I have been embroidering by machine for just a short time and I am LOVING it. However, there is a slight learning curve for those of us that have never done it before. This can be somewhat overwhelming as there are a bunch of new terms, old terms with new meanings, and much more to figure out. Good news- It isn't nearly as hard as it seems and it doesn't have to be as costly as you may assume. When I worked at my local quilt shop, I was seeing big machines doing big work and thought that the supplies seemed super expensive considering how much it seemed to take up. And I thought that it would take forever before I could also own one of these machines. I was WRONG. There is an embroidery machine for anyone with almost any budget and there's more than enough fun to go around. Here is what you are going to need to get your machine embroidery party started!
There are two main types of machines: Single needle and Multi-Needle.
A single needle embroidery machine has one needle that does all of the work and will require you to change out threads to move on to the next color.
Multi-Needle machines have multiple needles where you can thread multiple colors at once and you don't have to worry about constantly changing the threads. You will typically see these machines in embroidery shops or even in malls where they make custom hats and things like that.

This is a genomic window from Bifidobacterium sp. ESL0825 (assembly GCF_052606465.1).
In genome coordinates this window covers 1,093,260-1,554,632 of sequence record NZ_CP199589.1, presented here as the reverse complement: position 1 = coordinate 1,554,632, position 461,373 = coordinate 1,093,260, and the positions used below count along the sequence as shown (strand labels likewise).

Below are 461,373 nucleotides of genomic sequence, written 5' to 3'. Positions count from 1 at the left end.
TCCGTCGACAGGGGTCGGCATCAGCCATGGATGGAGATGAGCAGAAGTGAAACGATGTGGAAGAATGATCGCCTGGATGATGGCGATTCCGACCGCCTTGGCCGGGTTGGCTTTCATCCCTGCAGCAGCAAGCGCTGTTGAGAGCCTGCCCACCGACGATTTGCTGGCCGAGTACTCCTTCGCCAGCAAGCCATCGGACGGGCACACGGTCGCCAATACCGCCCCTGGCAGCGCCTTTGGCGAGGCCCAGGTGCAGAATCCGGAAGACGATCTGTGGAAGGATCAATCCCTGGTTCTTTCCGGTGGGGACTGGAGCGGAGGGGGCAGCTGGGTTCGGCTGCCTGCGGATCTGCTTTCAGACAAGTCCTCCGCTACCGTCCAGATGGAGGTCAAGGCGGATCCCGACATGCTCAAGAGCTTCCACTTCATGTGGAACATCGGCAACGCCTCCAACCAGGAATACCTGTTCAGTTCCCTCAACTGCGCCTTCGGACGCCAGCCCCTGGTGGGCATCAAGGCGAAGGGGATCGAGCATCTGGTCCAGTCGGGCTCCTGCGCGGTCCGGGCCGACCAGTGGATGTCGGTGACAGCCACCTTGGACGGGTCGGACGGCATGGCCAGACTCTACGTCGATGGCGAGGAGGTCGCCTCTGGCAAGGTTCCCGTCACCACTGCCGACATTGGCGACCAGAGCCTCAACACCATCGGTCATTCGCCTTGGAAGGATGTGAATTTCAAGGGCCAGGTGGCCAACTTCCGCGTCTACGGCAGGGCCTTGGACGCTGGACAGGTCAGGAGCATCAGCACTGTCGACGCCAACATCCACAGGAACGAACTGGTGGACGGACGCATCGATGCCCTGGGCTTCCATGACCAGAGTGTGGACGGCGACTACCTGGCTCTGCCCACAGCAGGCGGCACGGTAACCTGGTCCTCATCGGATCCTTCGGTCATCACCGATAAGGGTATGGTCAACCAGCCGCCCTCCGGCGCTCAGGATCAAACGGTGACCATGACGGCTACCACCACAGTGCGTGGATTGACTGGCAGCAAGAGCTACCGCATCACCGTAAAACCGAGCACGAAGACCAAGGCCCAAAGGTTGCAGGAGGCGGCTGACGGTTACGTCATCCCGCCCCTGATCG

There are even combination machines that have the capacities of both a sewing machine and an embroidery machine. This machine is a good option for those that enjoy sewing but also want to dabble in embroidery to enhance their experience. All are great options and it is up to you to decide what is best for you.
STABILIZERS: Cut- away, Tear- Away, and Water Soluble Stabilizer
These are the three MUST HAVE stabilizers when starting out. It is so easy to say to ourselves "Oh, I am only going to embroider____" then something else in another material comes up and we want to do that. Let us not set ourselves up for disappointment. Stabilizer rules the world of embroidery and is critical to how your embroidery looks and wears over time. Here's what these are for.
Cut-Away Stabilizer: Use this for things you are going to wear. Shirts, hoodies, jeans, etc. You will cut the stabilizer away from the project once your embroidery is complete.